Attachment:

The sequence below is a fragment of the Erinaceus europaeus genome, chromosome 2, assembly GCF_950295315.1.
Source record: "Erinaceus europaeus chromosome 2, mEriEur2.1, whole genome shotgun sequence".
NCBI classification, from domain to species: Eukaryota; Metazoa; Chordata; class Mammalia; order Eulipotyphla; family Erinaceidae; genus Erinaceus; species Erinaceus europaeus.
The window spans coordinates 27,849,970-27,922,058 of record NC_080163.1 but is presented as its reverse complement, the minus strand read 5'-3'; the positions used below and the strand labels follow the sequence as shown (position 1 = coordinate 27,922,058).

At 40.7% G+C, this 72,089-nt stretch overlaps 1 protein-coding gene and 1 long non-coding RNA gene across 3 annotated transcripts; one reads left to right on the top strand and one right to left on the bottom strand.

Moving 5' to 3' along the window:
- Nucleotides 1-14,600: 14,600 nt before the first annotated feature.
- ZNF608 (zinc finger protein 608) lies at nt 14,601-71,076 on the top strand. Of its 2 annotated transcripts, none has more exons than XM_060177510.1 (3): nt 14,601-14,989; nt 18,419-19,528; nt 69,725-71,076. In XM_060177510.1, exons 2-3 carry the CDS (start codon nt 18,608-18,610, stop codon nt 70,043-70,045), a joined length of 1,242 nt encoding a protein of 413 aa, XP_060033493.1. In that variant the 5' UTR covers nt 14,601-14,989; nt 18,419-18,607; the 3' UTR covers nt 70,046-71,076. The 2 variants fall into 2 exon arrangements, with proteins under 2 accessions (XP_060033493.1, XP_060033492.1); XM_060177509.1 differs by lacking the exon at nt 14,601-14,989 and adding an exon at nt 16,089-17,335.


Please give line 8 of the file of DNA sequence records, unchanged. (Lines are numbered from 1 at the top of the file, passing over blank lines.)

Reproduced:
- ZNF608 (zinc finger protein 608) lies at nt 14,601-71,076 on the top strand. Of its 2 annotated transcripts, none has more exons than XM_060177510.1 (3): nt 14,601-14,989; nt 18,419-19,528; nt 69,725-71,076. In XM_060177510.1, exons 2-3 carry the CDS (start codon nt 18,608-18,610, stop codon nt 70,043-70,045), a joined length of 1,242 nt encoding a protein of 413 aa, XP_060033493.1. In that variant the 5' UTR covers nt 14,601-14,989; nt 18,419-18,607; the 3' UTR covers nt 70,046-71,076. The 2 variants fall into 2 exon arrangements, with proteins under 2 accessions (XP_060033493.1, XP_060033492.1); XM_060177509.1 differs by lacking the exon at nt 14,601-14,989 and adding an exon at nt 16,089-17,335.